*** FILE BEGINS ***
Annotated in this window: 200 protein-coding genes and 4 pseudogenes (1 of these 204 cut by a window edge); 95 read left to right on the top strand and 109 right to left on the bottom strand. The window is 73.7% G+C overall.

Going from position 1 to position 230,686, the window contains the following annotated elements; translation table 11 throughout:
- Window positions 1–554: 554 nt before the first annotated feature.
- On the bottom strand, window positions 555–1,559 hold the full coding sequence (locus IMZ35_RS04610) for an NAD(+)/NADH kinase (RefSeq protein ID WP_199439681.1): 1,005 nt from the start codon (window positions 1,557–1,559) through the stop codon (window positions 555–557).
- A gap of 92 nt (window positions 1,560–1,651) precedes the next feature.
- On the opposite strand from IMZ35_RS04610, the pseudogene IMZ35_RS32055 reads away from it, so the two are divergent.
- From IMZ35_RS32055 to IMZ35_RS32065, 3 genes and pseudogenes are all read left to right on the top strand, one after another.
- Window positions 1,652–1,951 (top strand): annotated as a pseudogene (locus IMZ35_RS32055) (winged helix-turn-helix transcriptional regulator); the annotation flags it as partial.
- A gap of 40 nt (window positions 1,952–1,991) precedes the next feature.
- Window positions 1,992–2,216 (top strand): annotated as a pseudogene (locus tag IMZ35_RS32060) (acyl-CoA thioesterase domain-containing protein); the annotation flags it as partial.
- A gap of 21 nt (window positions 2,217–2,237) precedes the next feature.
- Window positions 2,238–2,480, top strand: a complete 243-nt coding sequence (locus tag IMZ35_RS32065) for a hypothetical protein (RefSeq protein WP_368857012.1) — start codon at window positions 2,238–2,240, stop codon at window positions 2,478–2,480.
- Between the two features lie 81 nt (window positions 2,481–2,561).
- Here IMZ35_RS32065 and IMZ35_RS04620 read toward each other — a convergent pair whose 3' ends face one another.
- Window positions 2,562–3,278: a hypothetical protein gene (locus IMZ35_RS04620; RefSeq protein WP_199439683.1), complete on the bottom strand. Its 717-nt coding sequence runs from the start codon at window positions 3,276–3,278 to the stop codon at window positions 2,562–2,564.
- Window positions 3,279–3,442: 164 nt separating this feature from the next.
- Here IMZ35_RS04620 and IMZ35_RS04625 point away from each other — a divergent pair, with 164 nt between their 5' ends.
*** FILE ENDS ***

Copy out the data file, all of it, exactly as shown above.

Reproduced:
Annotated in this window: 200 protein-coding genes and 4 pseudogenes (1 of these 204 cut by a window edge); 95 read left to right on the top strand and 109 right to left on the bottom strand. The window is 73.7% G+C overall.

Going from position 1 to position 230,686, the window contains the following annotated elements; translation table 11 throughout:
- Window positions 1–554: 554 nt before the first annotated feature.
- On the bottom strand, window positions 555–1,559 hold the full coding sequence (locus IMZ35_RS04610) for an NAD(+)/NADH kinase (RefSeq protein ID WP_199439681.1): 1,005 nt from the start codon (window positions 1,557–1,559) through the stop codon (window positions 555–557).
- A gap of 92 nt (window positions 1,560–1,651) precedes the next feature.
- On the opposite strand from IMZ35_RS04610, the pseudogene IMZ35_RS32055 reads away from it, so the two are divergent.
- From IMZ35_RS32055 to IMZ35_RS32065, 3 genes and pseudogenes are all read left to right on the top strand, one after another.
- Window positions 1,652–1,951 (top strand): annotated as a pseudogene (locus IMZ35_RS32055) (winged helix-turn-helix transcriptional regulator); the annotation flags it as partial.
- A gap of 40 nt (window positions 1,952–1,991) precedes the next feature.
- Window positions 1,992–2,216 (top strand): annotated as a pseudogene (locus tag IMZ35_RS32060) (acyl-CoA thioesterase domain-containing protein); the annotation flags it as partial.
- A gap of 21 nt (window positions 2,217–2,237) precedes the next feature.
- Window positions 2,238–2,480, top strand: a complete 243-nt coding sequence (locus tag IMZ35_RS32065) for a hypothetical protein (RefSeq protein WP_368857012.1) — start codon at window positions 2,238–2,240, stop codon at window positions 2,478–2,480.
- Between the two features lie 81 nt (window positions 2,481–2,561).
- Here IMZ35_RS32065 and IMZ35_RS04620 read toward each other — a convergent pair whose 3' ends face one another.
- Window positions 2,562–3,278: a hypothetical protein gene (locus IMZ35_RS04620; RefSeq protein WP_199439683.1), complete on the bottom strand. Its 717-nt coding sequence runs from the start codon at window positions 3,276–3,278 to the stop codon at window positions 2,562–2,564.
- Window positions 3,279–3,442: 164 nt separating this feature from the next.
- Here IMZ35_RS04620 and IMZ35_RS04625 point away from each other — a divergent pair, with 164 nt between their 5' ends.